Fathers in Illinois going through a divorce are often worried about being ripped away from their children. This is intensified even more in situations of abuse, addiction and other contexts in which fathers want to achieve sole, rather than joint or shared, custody of their children. Many fathers may worry about a potential bias toward mothers in family court or preconceived ideas about a man's role in child-rearing.
Illinois parents may not need to be divorced in order to experience issues with child custody or visitation. In some cases, grandparents or other family members may try to get custody or visitation rights enforced. When parents are unmarried, the mother is generally awarded sole physical custody of the children. This may change only if the father takes action.
Illinois parents who are divorcing are often concerned about what will happen to their children. Knowing that it is in the best interests of the child or children to have a strong relationship with both parents, divorcing spouses will often work diligently to set aside their differences and develop a custody plan that works for everyone involved.
There are many reasons why an Illinois parent might consider a former spouse to be toxic. Previous instances of abuse or neglecting the children may make it easy to label someone toxic. However, this label may also be applied by someone who is upset or scared about the prospect of getting a divorce. In the event that a former spouse or partner truly was toxic, there are specific steps to take to make co-parenting easier.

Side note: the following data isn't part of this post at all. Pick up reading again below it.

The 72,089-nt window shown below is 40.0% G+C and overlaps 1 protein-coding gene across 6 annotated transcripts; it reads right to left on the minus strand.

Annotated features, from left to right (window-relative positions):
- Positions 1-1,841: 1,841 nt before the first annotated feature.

When Illinois parents of young children get a divorce, some might assume there will be an arrangement in which the mother gets custody of the children and the father has some visitation time. While mothers get custody in around 80 percent of cases in the United States, this is slowly changing. Shared parenting, already the norm in countries such as Sweden, is an arrangement in which the child spends roughly equal time with each parent. Missouri and Kentucky are among the states that have passed legislation to encourage shared parenting, and other states may be following suit.
Illinois residents who follow celebrities may be aware of the messy breakup between television personality Rob Kardashian and model Blac Chyna. On July 11, Blac Chyna took the breakup one step further when she was granted a restraining order. Even so, the model said that she intended to make co-parenting with the child's father work.
Although the Malicious Mother Syndrome is not identified by the medical profession as a disorder, Illinois parents who are embroiled in extremely contentious divorce or custody disputes should be able to identify the conduct. Despite its name, both fathers and mothers can exhibit the behavior, and thus it is often referred to as Malicious Parent Syndrome.